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Bergen, Norway’s second-largest city, is not exactly a megacity, but that is exactly what is so charming about it. The presence of history and colourful houses and the close proximity to nature can be felt anywhere in the city; but at the same time, each neighbourhood and district retains its own distinct flavour. These are some of the most popular neighbourhoods for residents and tourists alike in central Bergen.
Unsurprisingly, living in the centre of town is hugely popular. Luckily, this area features some of central Bergen’s biggest apartment blocks, although they tend to sell like hotcakes as soon as they reach the market. The area burnt down almost entirely in the early 20th century and while this is a historical and architectural tragedy, it cleared space for buildings which are larger than the wooden houses you see in other central areas of Bergen. It should be noted that Sentrum is actually a real area within Bergen, not just the centre of town.
This well-established area sits smugly in the background of many postcards and photos from Bryggen and central Bergen. ‘Fjellsiden’ literally means ‘the mountain side’, and that is exactly what it is. Its close proximity to the city centre and its access to the best and longest stretch of Bergensian sun (something of a rarity in Bergen) makes it very popular with those who can afford it – if you live far up the hill, it also helps to have a car or exceptional thigh muscles in case you forget the milk.
If you do fancy those winding streets and wooden houses that Bergen is famous for, Sandviken may be just for you. The area behind Bryggen and Bergenhus Fortress has become very popular in recent years, particularly with students who have been able to pick up fairly reasonable deals despite Sandviken being just a short walk from the city centre. It is also a great place from which to enjoy the sunset over the water if you have the opportunity.
Nordnes is the peninsula which sticks out from the harbour on the opposite side to Bryggen and Sandviken. Rather like the latter, Nordnes has seen a surge in popularity in recent years, although it has always been a well-liked area and used to accommodate both the well-to-do and the working classes. It is a fairly quiet area popular with all ages, but also houses Bergen attractions such as the Aquarium and the culture house. The Nordnes park, which looks out across the water to Bergen’s south-western areas, is another Nordnes landmark.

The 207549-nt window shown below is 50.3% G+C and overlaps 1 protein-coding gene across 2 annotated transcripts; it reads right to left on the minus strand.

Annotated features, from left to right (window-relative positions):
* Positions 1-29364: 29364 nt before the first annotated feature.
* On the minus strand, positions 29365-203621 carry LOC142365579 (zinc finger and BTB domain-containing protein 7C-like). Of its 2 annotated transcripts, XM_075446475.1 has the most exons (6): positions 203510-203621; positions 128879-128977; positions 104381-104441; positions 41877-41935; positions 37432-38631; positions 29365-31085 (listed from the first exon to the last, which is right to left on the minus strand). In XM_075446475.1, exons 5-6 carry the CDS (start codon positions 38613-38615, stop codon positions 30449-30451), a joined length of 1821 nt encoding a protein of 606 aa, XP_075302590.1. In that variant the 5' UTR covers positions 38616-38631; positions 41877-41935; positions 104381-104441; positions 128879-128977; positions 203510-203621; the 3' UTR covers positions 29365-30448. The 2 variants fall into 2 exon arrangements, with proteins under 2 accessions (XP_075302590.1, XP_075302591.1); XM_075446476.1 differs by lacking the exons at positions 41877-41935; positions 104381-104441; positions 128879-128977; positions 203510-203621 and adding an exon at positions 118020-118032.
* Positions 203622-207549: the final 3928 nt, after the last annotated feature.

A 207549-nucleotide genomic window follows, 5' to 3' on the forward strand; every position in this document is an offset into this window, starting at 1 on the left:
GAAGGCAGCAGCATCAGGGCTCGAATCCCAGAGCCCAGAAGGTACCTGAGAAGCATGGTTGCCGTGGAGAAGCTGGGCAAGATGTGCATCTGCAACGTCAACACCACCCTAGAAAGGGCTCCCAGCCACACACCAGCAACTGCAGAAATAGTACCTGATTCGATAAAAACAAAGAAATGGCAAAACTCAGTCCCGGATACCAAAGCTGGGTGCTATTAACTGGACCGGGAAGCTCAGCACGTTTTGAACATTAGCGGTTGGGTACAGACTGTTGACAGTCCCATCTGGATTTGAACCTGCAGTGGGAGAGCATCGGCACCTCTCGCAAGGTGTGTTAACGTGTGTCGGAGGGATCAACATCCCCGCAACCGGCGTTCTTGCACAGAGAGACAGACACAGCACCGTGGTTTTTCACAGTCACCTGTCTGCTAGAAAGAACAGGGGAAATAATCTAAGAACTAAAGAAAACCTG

You’ll find Solheimsviken towards the south, just on the other side of the little Pudde Fjord inlet that divides the centre of Bergen to the north and southern Bergen. Traditionally a heavily industrialised part of town, Solheimsviken is undergoing a transformation and turning out some of the nicest and most modern apartments and waterside areas in Bergen. Solheimsviken is an interesting up-and-coming area, still within easy walking distance of the centre.
Going back across the bridge to the centre-north side of Bergen, Nygårdshøyden is home to Bergen University. Nygårdshøyden is in a great spot just off the centre with nice old apartment blocks, though many of them are flat shares thanks to the large amount of students in the area. Though the students bring a bit of noise to the area, Nygårdshøyden feels fairly quiet and laid-back thanks to its grand architecture, the university itself and the Nygårdspark. An easy stroll up from Byparken, this area is definitely worth exploring if you’re in the centre anyway.
On the other side of Nygårdshøyden from the centre, you’ll find Møhlenpris. Most of the buildings and major streets in Møhlenpris date back to the late 19th and early 20th centuries, which has left Møhlenpris full of the classic Scandinavian apartment blocks with high ceilings, wooden floors and decorative details built up around a joint inner court. These are always in demand, helped along by the general charm of Møhlenberg with things like its cafés, student life and theatre.
Finally, though they aren’t quite as popular yet, it is worth considering the areas located across the Pudde Fjord south-west of the centre – if you’re looking for something a little less expensive but still within walking distance. It should be noted, however, that – like Solheimsviken – you are dependent on a bridge to get into the centre, so if you work or study in there and wish to drive, you may be stuck in bottlenecks around rush hour, though walking is a possible alternative from this area. Those looking to drive or take the bus to and fro should also look a little further afield to districts like Fana and Fyllingsdalen, which are much larger areas with good connections to the city centre. Whether you’re coming for a short visit or moving to Bergen, we hope you have a great time!
Check out our similar guide to Oslo if you are thinking of visiting or moving to Norway.
Featured image by Sindre Skrede.